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Home Music Theory Intervals MUSIC THEORY FOR PRODUCERS INTERVALS - PART 4

# MUSIC THEORY FOR PRODUCERS INTERVALS – PART 4

In the previous lessons, we have learned about intervals – what they are, why to learn it, and also how to build major and minor seconds and thirds. Today we will continue this journey by learning how to build perfect fourths and fifths.

Fourths and fifths will be always called perfect intervals – never major or minors.

A perfect 4th is a fourth spanning five semitones. There are a few ways to build it:

1) Find the major 3rd and go up one-half step;

2) Go up five half steps from the root note.

The keyboard diagram above shows a perfect 4th. C is the root note, so if we count five half steps, we will find that F is C’s perfect 4th. Also, if you remember the lesson about major 3rd, you will know that E is the major 3rd of C. Then, going up a half step will lead you to C’s perfect 4th (F).

Although it’s possible to count semitones to find any interval (method 2), I strongly recommend you to use method 1, which is basically going from the previous interval to find the one you want. For example, if you want to find any third, go from the major second; if you want to find the perfect 5th, find the perfect 4th first, and so on. Although it can be a little challenging at the beginning, this method will make you recognize and build any interval faster and easier.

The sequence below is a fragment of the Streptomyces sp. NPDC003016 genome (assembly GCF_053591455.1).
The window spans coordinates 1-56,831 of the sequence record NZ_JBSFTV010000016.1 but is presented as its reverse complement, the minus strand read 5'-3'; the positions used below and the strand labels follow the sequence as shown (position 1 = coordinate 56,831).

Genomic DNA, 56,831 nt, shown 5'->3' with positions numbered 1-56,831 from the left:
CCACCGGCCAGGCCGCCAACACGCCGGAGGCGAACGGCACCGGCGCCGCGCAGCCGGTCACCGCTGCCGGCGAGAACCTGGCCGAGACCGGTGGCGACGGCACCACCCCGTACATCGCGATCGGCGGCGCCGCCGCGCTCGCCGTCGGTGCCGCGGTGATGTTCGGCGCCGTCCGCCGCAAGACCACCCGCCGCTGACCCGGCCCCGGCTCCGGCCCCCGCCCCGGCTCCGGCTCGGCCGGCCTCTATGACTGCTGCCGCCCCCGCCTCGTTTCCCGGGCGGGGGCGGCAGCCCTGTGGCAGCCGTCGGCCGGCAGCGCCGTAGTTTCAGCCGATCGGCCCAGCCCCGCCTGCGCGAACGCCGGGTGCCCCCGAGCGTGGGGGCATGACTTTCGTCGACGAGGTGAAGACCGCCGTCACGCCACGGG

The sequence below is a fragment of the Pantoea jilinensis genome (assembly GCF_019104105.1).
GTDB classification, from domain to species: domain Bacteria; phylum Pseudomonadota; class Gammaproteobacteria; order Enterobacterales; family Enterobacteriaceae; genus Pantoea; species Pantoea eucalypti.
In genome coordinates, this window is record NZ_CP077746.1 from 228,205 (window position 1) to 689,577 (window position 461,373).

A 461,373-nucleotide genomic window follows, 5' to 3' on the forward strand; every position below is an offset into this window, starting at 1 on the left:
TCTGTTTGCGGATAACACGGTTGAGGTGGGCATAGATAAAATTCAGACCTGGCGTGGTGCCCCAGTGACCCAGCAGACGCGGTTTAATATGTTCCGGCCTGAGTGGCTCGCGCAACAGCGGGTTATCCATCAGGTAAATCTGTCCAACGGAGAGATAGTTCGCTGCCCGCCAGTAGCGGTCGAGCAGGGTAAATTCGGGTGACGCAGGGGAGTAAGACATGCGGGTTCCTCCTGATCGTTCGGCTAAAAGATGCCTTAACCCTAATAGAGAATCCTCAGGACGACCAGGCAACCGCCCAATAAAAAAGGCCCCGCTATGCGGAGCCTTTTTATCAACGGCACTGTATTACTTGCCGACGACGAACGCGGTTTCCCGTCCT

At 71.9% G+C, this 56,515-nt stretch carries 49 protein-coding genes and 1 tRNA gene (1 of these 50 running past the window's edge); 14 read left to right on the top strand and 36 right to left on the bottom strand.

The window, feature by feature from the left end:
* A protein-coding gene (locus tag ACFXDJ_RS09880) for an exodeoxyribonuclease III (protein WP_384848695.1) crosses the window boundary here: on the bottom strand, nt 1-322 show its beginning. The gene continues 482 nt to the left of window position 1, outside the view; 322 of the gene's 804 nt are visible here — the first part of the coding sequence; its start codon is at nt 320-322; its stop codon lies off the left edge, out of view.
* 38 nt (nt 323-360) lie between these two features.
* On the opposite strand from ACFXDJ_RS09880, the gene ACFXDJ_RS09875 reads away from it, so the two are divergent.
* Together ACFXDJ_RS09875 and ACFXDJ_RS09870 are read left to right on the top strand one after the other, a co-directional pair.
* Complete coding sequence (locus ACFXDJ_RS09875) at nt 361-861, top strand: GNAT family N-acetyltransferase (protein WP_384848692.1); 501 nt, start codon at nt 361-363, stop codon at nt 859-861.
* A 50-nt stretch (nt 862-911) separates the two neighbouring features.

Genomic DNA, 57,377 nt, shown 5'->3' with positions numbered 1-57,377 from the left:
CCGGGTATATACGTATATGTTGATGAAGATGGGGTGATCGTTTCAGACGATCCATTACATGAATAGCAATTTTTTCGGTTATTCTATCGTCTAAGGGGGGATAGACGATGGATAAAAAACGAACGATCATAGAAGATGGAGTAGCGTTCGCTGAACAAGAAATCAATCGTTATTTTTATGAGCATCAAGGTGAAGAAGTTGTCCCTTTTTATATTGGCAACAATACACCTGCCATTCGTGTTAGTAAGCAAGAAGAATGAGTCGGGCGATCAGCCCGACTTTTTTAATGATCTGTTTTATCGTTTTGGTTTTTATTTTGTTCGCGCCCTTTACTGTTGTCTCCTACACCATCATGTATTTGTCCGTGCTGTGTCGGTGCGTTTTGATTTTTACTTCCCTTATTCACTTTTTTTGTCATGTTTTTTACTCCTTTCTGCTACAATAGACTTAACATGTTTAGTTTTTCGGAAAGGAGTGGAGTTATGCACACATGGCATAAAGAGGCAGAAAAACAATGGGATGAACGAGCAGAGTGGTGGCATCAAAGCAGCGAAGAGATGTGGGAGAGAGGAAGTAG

Let’s see other perfect 4th examples:

Using music notation:

A perfect 5th is a fifth spanning seven semitones. You can build it in a few ways:

1) Find the perfect 4th and go up a whole step;

2) Go up seven half-steps from the root note.

In the keyboard diagram above, C is the root note. If you go up seven half-steps, you will reach G, which is their perfect 5th. You can also find the perfect 4th of C and then go up a whole step, and you will get to G.

Some perfect 5th examples:

Using music notation:

If you feel it’s difficult to find any of those intervals, keep practicing. Choose any key from your keyboard and try locating their major 2nd, major 3rd, perfect 4th, and perfect 5th. In a few days, you will be able to build any of those intervals easily.

Practice is the key.

Happy productions!

FrancisHamzagichttp://www.francishamzagic.com%20
Pianist, keyboardist and music producer.
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